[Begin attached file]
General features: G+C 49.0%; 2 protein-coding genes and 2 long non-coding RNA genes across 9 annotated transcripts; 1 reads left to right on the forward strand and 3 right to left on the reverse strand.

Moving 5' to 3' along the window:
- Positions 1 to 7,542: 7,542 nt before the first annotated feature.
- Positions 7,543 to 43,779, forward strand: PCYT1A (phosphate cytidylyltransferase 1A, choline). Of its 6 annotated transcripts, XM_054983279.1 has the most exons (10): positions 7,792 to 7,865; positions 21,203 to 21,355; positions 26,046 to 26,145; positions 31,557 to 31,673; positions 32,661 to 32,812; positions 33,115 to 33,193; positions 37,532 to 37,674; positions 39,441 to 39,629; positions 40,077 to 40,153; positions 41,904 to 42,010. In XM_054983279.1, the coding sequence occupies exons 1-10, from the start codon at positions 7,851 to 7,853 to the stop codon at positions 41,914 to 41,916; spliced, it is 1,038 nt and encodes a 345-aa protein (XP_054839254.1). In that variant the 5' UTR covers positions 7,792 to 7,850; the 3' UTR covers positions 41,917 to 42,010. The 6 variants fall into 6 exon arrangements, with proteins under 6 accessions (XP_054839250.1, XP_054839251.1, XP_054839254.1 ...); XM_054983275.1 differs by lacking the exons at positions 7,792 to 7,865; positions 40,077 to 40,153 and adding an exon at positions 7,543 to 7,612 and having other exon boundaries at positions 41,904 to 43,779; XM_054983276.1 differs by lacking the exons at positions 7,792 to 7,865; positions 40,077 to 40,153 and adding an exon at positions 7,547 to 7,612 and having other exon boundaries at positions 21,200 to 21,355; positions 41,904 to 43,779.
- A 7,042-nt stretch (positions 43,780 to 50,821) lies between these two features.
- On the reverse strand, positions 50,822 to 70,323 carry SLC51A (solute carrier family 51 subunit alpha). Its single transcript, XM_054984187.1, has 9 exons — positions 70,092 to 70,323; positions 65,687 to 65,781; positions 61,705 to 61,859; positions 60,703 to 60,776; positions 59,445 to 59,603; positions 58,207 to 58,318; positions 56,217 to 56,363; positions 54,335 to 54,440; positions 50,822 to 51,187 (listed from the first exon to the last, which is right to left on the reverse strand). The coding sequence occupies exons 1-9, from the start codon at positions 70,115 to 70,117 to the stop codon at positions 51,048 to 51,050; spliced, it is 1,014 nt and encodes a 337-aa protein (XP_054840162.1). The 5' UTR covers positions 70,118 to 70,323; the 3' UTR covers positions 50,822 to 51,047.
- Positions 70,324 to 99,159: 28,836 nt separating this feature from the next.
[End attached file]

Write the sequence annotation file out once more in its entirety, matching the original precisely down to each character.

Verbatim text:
General features: G+C 49.0%; 2 protein-coding genes and 2 long non-coding RNA genes across 9 annotated transcripts; 1 reads left to right on the forward strand and 3 right to left on the reverse strand.

Moving 5' to 3' along the window:
- Positions 1 to 7,542: 7,542 nt before the first annotated feature.
- Positions 7,543 to 43,779, forward strand: PCYT1A (phosphate cytidylyltransferase 1A, choline). Of its 6 annotated transcripts, XM_054983279.1 has the most exons (10): positions 7,792 to 7,865; positions 21,203 to 21,355; positions 26,046 to 26,145; positions 31,557 to 31,673; positions 32,661 to 32,812; positions 33,115 to 33,193; positions 37,532 to 37,674; positions 39,441 to 39,629; positions 40,077 to 40,153; positions 41,904 to 42,010. In XM_054983279.1, the coding sequence occupies exons 1-10, from the start codon at positions 7,851 to 7,853 to the stop codon at positions 41,914 to 41,916; spliced, it is 1,038 nt and encodes a 345-aa protein (XP_054839254.1). In that variant the 5' UTR covers positions 7,792 to 7,850; the 3' UTR covers positions 41,917 to 42,010. The 6 variants fall into 6 exon arrangements, with proteins under 6 accessions (XP_054839250.1, XP_054839251.1, XP_054839254.1 ...); XM_054983275.1 differs by lacking the exons at positions 7,792 to 7,865; positions 40,077 to 40,153 and adding an exon at positions 7,543 to 7,612 and having other exon boundaries at positions 41,904 to 43,779; XM_054983276.1 differs by lacking the exons at positions 7,792 to 7,865; positions 40,077 to 40,153 and adding an exon at positions 7,547 to 7,612 and having other exon boundaries at positions 21,200 to 21,355; positions 41,904 to 43,779.
- A 7,042-nt stretch (positions 43,780 to 50,821) lies between these two features.
- On the reverse strand, positions 50,822 to 70,323 carry SLC51A (solute carrier family 51 subunit alpha). Its single transcript, XM_054984187.1, has 9 exons — positions 70,092 to 70,323; positions 65,687 to 65,781; positions 61,705 to 61,859; positions 60,703 to 60,776; positions 59,445 to 59,603; positions 58,207 to 58,318; positions 56,217 to 56,363; positions 54,335 to 54,440; positions 50,822 to 51,187 (listed from the first exon to the last, which is right to left on the reverse strand). The coding sequence occupies exons 1-9, from the start codon at positions 70,115 to 70,117 to the stop codon at positions 51,048 to 51,050; spliced, it is 1,014 nt and encodes a 337-aa protein (XP_054840162.1). The 5' UTR covers positions 70,118 to 70,323; the 3' UTR covers positions 50,822 to 51,047.
- Positions 70,324 to 99,159: 28,836 nt separating this feature from the next.